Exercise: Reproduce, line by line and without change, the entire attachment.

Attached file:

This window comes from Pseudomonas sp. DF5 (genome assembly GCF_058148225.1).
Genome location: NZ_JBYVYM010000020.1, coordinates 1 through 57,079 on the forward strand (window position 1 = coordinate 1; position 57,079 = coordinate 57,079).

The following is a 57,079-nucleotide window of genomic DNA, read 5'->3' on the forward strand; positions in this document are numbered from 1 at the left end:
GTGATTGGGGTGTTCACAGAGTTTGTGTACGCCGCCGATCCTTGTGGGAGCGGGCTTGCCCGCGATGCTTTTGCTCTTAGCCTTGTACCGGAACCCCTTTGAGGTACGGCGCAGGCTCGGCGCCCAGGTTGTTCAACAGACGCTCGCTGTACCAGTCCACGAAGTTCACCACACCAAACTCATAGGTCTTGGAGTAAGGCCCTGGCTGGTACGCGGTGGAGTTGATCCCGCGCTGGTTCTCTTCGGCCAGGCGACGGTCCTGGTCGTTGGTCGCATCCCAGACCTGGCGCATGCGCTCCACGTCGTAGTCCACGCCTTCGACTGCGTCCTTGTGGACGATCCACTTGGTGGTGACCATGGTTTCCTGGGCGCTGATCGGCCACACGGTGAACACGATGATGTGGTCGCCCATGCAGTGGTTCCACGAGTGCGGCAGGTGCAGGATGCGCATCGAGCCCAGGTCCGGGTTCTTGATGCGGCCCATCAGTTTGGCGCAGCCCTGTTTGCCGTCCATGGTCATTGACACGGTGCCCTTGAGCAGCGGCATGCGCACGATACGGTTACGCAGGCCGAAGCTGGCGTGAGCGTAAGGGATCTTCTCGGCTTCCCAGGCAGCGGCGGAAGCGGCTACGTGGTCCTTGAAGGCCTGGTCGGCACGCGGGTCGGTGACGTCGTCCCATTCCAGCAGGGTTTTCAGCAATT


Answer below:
This window comes from Pseudomonas sp. DF5 (genome assembly GCF_058148225.1).
Genome location: NZ_JBYVYM010000020.1, coordinates 1 through 57,079 on the forward strand (window position 1 = coordinate 1; position 57,079 = coordinate 57,079).

The following is a 57,079-nucleotide window of genomic DNA, read 5'->3' on the forward strand; positions in this document are numbered from 1 at the left end:
GTGATTGGGGTGTTCACAGAGTTTGTGTACGCCGCCGATCCTTGTGGGAGCGGGCTTGCCCGCGATGCTTTTGCTCTTAGCCTTGTACCGGAACCCCTTTGAGGTACGGCGCAGGCTCGGCGCCCAGGTTGTTCAACAGACGCTCGCTGTACCAGTCCACGAAGTTCACCACACCAAACTCATAGGTCTTGGAGTAAGGCCCTGGCTGGTACGCGGTGGAGTTGATCCCGCGCTGGTTCTCTTCGGCCAGGCGACGGTCCTGGTCGTTGGTCGCATCCCAGACCTGGCGCATGCGCTCCACGTCGTAGTCCACGCCTTCGACTGCGTCCTTGTGGACGATCCACTTGGTGGTGACCATGGTTTCCTGGGCGCTGATCGGCCACACGGTGAACACGATGATGTGGTCGCCCATGCAGTGGTTCCACGAGTGCGGCAGGTGCAGGATGCGCATCGAGCCCAGGTCCGGGTTCTTGATGCGGCCCATCAGTTTGGCGCAGCCCTGTTTGCCGTCCATGGTCATTGACACGGTGCCCTTGAGCAGCGGCATGCGCACGATACGGTTACGCAGGCCGAAGCTGGCGTGAGCGTAAGGGATCTTCTCGGCTTCCCAGGCAGCGGCGGAAGCGGCTACGTGGTCCTTGAAGGCCTGGTCGGCACGCGGGTCGGTGACGTCGTCCCATTCCAGCAGGGTTTTCAGCAATT